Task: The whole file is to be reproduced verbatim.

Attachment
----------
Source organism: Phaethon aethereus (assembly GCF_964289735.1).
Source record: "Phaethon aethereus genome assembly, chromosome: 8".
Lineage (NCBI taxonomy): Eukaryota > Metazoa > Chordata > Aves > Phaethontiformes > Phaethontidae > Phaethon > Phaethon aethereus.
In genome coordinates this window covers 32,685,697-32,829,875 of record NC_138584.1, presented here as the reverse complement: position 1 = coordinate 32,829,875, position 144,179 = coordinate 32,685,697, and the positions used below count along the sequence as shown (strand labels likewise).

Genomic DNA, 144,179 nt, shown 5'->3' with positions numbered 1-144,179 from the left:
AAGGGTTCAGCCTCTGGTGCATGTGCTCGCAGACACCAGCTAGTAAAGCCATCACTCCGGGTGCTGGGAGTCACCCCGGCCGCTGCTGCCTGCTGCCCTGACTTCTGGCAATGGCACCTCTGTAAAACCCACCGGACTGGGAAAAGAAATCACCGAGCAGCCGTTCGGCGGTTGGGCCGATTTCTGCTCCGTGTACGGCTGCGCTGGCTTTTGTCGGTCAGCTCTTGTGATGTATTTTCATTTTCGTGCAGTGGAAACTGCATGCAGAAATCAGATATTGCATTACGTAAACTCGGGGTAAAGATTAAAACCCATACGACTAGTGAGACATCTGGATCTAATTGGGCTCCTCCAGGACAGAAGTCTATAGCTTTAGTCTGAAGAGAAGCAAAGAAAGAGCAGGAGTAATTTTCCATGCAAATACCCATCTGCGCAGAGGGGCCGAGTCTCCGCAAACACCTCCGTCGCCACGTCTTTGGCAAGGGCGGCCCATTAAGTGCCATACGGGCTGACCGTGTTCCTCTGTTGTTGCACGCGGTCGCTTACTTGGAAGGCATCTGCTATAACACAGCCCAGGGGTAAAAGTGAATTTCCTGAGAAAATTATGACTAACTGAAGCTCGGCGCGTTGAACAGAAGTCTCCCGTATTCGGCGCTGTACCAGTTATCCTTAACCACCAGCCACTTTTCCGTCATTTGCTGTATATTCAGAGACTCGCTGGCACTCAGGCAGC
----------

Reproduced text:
Source organism: Phaethon aethereus (assembly GCF_964289735.1).
Source record: "Phaethon aethereus genome assembly, chromosome: 8".
Lineage (NCBI taxonomy): Eukaryota > Metazoa > Chordata > Aves > Phaethontiformes > Phaethontidae > Phaethon > Phaethon aethereus.
In genome coordinates this window covers 32,685,697-32,829,875 of record NC_138584.1, presented here as the reverse complement: position 1 = coordinate 32,829,875, position 144,179 = coordinate 32,685,697, and the positions used below count along the sequence as shown (strand labels likewise).

Genomic DNA, 144,179 nt, shown 5'->3' with positions numbered 1-144,179 from the left:
AAGGGTTCAGCCTCTGGTGCATGTGCTCGCAGACACCAGCTAGTAAAGCCATCACTCCGGGTGCTGGGAGTCACCCCGGCCGCTGCTGCCTGCTGCCCTGACTTCTGGCAATGGCACCTCTGTAAAACCCACCGGACTGGGAAAAGAAATCACCGAGCAGCCGTTCGGCGGTTGGGCCGATTTCTGCTCCGTGTACGGCTGCGCTGGCTTTTGTCGGTCAGCTCTTGTGATGTATTTTCATTTTCGTGCAGTGGAAACTGCATGCAGAAATCAGATATTGCATTACGTAAACTCGGGGTAAAGATTAAAACCCATACGACTAGTGAGACATCTGGATCTAATTGGGCTCCTCCAGGACAGAAGTCTATAGCTTTAGTCTGAAGAGAAGCAAAGAAAGAGCAGGAGTAATTTTCCATGCAAATACCCATCTGCGCAGAGGGGCCGAGTCTCCGCAAACACCTCCGTCGCCACGTCTTTGGCAAGGGCGGCCCATTAAGTGCCATACGGGCTGACCGTGTTCCTCTGTTGTTGCACGCGGTCGCTTACTTGGAAGGCATCTGCTATAACACAGCCCAGGGGTAAAAGTGAATTTCCTGAGAAAATTATGACTAACTGAAGCTCGGCGCGTTGAACAGAAGTCTCCCGTATTCGGCGCTGTACCAGTTATCCTTAACCACCAGCCACTTTTCCGTCATTTGCTGTATATTCAGAGACTCGCTGGCACTCAGGCAGC